Discussions Friday of Winston Churchill's legacy looked just as much to the past as they did to the future.
Political columnist George F. Will gave the 34th Enid and R. Crosby Kemper Lecture, calling for "Churchillian realism" during America's National Churchill Museum's commemoration Friday of the 75th anniversary of the former British prime minister's historic "Sinews of Peace" speech in Fulton.
Will's keynote address was livestreamed to viewers.
"When Churchill spoke at Westminster College, he did something that great orators can do — implanted in the vocabulary of his era a phrase that caught the era's imagination, anxieties, puzzlements," said Will, a Pulitzer Prize-winning columnist for the Washington Post. "A phrase that riveted attention distilled into two two-syllable words the high stakes of the era's politics."
Churchill's description of a metaphorical "iron curtain" descending across Europe and dividing the areas under Soviet influence from the West announced the beginning of the Cold War.
"But part of Churchillian realism, which is my subject today, is the knowledge that nothing necessarily lasts," Will said. "Nothing. The only political things that last are the things that we work tirelessly to make permanent or to get rid of."
Churchill was honest, candid and forthright in his address, even though people often do not want realism.
"Reality, you see, can be distressing and demanding and dangerous," Will said. "So at Fulton, Churchill did what real political leaders do not flinch from doing. He said something that his audience, which actually was the entire American nation, did not want to hear."
Will said the world needed the United States in 1946 to repair Europe's shattered nations.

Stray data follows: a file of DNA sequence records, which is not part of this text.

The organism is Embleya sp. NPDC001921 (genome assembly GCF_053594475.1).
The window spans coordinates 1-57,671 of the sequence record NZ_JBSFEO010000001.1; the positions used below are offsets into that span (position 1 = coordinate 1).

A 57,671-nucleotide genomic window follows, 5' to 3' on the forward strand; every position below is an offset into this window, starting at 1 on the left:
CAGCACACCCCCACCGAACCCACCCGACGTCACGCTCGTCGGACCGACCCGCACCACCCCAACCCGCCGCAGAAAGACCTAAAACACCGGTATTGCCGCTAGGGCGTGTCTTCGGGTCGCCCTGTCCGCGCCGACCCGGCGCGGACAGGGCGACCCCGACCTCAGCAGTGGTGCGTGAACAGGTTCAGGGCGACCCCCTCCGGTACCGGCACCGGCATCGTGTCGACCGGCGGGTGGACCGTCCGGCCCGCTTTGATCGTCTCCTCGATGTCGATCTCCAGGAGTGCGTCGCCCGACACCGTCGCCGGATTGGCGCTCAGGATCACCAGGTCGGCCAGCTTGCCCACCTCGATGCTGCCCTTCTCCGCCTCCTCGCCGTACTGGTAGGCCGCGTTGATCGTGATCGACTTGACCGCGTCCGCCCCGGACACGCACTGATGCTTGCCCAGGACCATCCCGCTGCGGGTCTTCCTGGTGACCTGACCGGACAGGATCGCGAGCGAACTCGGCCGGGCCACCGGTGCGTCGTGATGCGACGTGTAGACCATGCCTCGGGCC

"It simply is not possible for the United States to be merely what (John Quincy) Adams called 'the well-wishers of those who are longing for freedom,'" Will said. "It is not possible because our national premise is that the principles by which we live and that we espouse are explicitly universal."
Churchill spoke of U.S. power and responsibilities.
"On the one hand, we are a nation of immigrants," Will said. "We are all descended from people who came here to get away from there — wherever there was — from places too entangled with wars and revolutions. So America's instinct of isolationism sleeps lightly when it sleeps at all.
"On the other hand, we are a credal nation whose creed impels us to lean into the world in a way that Churchill encouraged."
Will praised U.S. actions in promoting global security and trade.
"The United States, or as Churchill liked to call us, the Great Republic, was weary but rose to the challenge that he issued at Westminster College three-quarters of a century ago," Will said.
Americans again are weary today, he said.
"Were Churchill to return to Fulton today, he would, I am confident, say something like this: There is a democracy recession underway around the world. There are two authoritarian regimes, Poland and Hungary, currently blemishes on whole Europe," Will said. "In Asia, in the world's most populous nation, the regime is using sinister applications of science and technology to impose a totalitarianism even more suffocating than those that flourished in the 20th century."
He drew attention to a line from the "Sinews of Peace" speech.
"There never was a war in all history easier to prevent by timely action than the one which has just desolated great areas of the globe," Churchill said in the address.
Churchill believed foresight could have prevented the war.
"What prevents timely action is unrealism, the human tendency to flinch from unpleasant facts," Will said.